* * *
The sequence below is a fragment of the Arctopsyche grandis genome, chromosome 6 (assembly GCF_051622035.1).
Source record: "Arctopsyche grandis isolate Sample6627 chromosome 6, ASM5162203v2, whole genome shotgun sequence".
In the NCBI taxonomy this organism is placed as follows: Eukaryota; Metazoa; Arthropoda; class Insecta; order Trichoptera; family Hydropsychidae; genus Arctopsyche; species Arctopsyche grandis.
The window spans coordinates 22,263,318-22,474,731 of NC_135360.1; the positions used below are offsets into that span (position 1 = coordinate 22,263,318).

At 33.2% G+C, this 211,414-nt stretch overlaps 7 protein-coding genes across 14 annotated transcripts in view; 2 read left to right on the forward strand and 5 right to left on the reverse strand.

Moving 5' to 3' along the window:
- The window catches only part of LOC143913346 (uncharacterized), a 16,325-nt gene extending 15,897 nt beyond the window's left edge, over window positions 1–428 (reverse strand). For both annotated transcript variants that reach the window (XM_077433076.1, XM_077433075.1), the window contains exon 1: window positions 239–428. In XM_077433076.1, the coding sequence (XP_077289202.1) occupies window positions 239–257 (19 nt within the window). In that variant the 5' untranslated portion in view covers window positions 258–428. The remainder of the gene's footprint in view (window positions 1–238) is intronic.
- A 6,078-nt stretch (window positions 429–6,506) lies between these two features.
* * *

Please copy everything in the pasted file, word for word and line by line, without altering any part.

The sequence below is a fragment of the Arctopsyche grandis genome, chromosome 6 (assembly GCF_051622035.1).
Source record: "Arctopsyche grandis isolate Sample6627 chromosome 6, ASM5162203v2, whole genome shotgun sequence".
In the NCBI taxonomy this organism is placed as follows: Eukaryota; Metazoa; Arthropoda; class Insecta; order Trichoptera; family Hydropsychidae; genus Arctopsyche; species Arctopsyche grandis.
The window spans coordinates 22,263,318-22,474,731 of NC_135360.1; the positions used below are offsets into that span (position 1 = coordinate 22,263,318).

At 33.2% G+C, this 211,414-nt stretch overlaps 7 protein-coding genes across 14 annotated transcripts in view; 2 read left to right on the forward strand and 5 right to left on the reverse strand.

Moving 5' to 3' along the window:
- The window catches only part of LOC143913346 (uncharacterized), a 16,325-nt gene extending 15,897 nt beyond the window's left edge, over window positions 1–428 (reverse strand). For both annotated transcript variants that reach the window (XM_077433076.1, XM_077433075.1), the window contains exon 1: window positions 239–428. In XM_077433076.1, the coding sequence (XP_077289202.1) occupies window positions 239–257 (19 nt within the window). In that variant the 5' untranslated portion in view covers window positions 258–428. The remainder of the gene's footprint in view (window positions 1–238) is intronic.
- A 6,078-nt stretch (window positions 429–6,506) lies between these two features.